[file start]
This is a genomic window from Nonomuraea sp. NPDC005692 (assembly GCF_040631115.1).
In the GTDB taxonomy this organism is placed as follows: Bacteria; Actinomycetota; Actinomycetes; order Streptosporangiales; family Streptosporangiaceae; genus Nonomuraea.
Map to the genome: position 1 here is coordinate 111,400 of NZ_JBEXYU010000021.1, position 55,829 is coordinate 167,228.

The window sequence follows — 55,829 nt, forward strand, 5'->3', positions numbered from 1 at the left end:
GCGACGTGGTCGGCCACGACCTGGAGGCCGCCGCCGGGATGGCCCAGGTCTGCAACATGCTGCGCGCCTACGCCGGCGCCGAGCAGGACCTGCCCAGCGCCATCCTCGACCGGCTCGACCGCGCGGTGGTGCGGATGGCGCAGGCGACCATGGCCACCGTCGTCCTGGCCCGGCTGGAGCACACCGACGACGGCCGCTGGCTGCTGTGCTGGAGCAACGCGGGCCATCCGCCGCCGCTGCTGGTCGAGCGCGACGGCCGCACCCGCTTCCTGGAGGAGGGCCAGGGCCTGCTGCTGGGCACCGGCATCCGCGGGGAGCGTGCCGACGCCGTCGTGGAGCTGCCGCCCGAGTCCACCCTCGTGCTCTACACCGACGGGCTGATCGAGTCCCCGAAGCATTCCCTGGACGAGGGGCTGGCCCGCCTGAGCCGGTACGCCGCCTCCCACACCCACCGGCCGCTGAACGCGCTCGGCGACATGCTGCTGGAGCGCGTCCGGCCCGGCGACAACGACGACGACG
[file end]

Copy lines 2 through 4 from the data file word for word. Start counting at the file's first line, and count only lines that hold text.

In the GTDB taxonomy this organism is placed as follows: Bacteria; Actinomycetota; Actinomycetes; order Streptosporangiales; family Streptosporangiaceae; genus Nonomuraea.
Map to the genome: position 1 here is coordinate 111,400 of NZ_JBEXYU010000021.1, position 55,829 is coordinate 167,228.

The window sequence follows — 55,829 nt, forward strand, 5'->3', positions numbered from 1 at the left end: